…was the heathenish or profane plant, as having been of such distinction in the Pagan rites of Druidism, and it therefore had its place assigned it in kitchens.8
Stephanoff’s Popular Pastimes (1816) confirms this. He wrote mistletoe
…is still beheld with emotions of pleasurable interest, when hung up in our kitchens at Christmas; it gives licence to seize “the soft kiss” from the ruby lips of whatever female can be enticed or caught beneath. So custom authorizes, and it enjoins also, that one of the berries of the Misletoe be plucked off after every salute. Though coy in appearance, the “chariest maid” at this season of festivity is seldom loth to submit to the established usage; especially when the swain who tempts her is one whom she approves.9
Pickwick Papers by Charles Dickens (1836–7) suggests that though mistletoe was hung below stairs, the kissing was not restricted to the servants:
From the centre of the ceiling of this kitchen, old Wardle had just suspended, with his own hands, a huge branch of mistletoe, and this same branch of mistletoe instantaneously gave rise to a scene of general and most delightful struggling and confusion; in the midst of which, Mr Pickwick, with a gallantry that would have done honour to a descendant of Lady Tollimglower herself, took the old lady by the hand, led her beneath the mystic branch, and saluted her in all courtesy and decorum.
The old lady submitted to this piece of practical politeness with all the dignity which befitted so important and serious a solemnity, but the younger ladies, not being so thoroughly imbued with a superstitious veneration for the custom, or imagining that the value of a salute is very much enhanced if it cost a little trouble to obtain it, screamed and struggled, and ran into corners, and threatened and remonstrated, and did everything but leave the room, until some of the less adventurous gentlemen were on the point of desisting, when they all at once found it useless to resist any longer, and submitted to be kissed with a good grace.
Mr Winkle kissed the young lady with the black eyes, and Mr Snodgrass kissed Emily; and Mr Weller, not being particular about the form of being under the mistletoe, kissed Emma and the other female servants, just as he caught them. As to the poor relations, they kissed everybody, not even excepting the plainer portions of the young lady visitors, who, in their excessive confusion, ran right under the mistletoe, as soon as it was hung up, without knowing it!10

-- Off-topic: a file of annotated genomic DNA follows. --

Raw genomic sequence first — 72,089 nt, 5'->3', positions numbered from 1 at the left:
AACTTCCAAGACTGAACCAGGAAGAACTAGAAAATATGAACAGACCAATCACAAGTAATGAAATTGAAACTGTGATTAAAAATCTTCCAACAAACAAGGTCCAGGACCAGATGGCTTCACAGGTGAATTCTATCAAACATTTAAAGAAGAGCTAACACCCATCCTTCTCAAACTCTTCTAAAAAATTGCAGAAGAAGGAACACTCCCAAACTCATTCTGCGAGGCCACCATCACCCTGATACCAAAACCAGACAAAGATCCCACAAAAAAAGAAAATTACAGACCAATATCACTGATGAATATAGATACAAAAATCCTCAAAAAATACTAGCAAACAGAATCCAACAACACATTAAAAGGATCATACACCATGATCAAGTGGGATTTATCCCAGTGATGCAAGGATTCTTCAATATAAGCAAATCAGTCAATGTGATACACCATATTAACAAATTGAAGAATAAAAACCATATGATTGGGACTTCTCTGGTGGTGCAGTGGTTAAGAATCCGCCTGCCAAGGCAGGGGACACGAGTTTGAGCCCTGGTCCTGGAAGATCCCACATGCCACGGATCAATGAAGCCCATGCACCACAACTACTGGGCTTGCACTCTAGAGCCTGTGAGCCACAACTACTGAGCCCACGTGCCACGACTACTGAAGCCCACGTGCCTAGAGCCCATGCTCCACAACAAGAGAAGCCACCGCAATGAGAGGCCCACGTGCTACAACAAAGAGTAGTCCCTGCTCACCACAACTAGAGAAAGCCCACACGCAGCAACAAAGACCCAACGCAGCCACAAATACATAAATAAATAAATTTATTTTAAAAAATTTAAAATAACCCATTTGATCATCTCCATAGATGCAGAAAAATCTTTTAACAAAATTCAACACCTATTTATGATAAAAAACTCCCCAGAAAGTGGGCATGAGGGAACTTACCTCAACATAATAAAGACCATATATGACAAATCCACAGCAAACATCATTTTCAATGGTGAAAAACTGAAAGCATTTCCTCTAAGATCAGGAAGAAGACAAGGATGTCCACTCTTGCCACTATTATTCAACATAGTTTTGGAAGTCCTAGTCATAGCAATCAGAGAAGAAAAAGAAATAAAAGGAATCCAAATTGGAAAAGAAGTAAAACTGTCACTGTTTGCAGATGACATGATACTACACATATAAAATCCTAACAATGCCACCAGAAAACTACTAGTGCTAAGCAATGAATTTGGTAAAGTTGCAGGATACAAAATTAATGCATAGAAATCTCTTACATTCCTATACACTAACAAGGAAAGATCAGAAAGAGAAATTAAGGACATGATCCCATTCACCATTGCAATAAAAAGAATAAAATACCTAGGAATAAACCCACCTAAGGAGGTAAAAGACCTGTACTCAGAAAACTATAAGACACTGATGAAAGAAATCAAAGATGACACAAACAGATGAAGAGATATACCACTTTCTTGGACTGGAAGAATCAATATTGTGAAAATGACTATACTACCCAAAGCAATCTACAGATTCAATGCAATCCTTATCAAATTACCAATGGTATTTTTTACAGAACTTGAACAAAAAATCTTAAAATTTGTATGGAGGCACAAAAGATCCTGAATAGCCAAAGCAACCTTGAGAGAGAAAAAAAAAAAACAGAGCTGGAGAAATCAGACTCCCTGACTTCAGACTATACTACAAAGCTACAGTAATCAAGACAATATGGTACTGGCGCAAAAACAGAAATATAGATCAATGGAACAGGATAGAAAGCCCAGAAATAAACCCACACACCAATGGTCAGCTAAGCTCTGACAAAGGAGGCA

|Christmas Eve at Mr Wardle's by Phiz |
from Pickwick Papers by Charles Dickens (1836-7)
I’ve not found a definitive answer to this one, although I’ve read multiple times of a superstition that it was bad luck to decorate the house before Christmas Eve. I’ve not found any contemporary evidence as yet to support this, but it is possible that the church discouraged people from decorating before the winter solstice (21 December) to separate the Christian festival of Christmas from the pagan celebration of the solstice.
Also, as Christmas Day was the start of the Christmas festivities, decorating on Christmas Eve would make sense. In the excerpt above from Pickwick Papers, this scene took place on Christmas Eve.
When was mistletoe taken down?
Another superstition I’ve come across is that it was bad luck to leave greenery up after Twelfth Night (5 January). Traditionally, greenery was taken down on Candlemas Eve (2 February) but at some point this changed to Twelfth Night.
Some sources suggest the lower classes were keen to keep the celebrations going and clung onto Candlemas as the end of the festivities for as long as possible.
What was a kissing bough?
|The Mistletoe Bough by F Wheatley (c1790)|
According to the English Heritage website, a kissing bough comprised two intersecting circles of greenery. It says:
It is not certain when kissing boughs were first introduced in England although they are often considered to have been a popular Christmas decoration in the Tudor period.11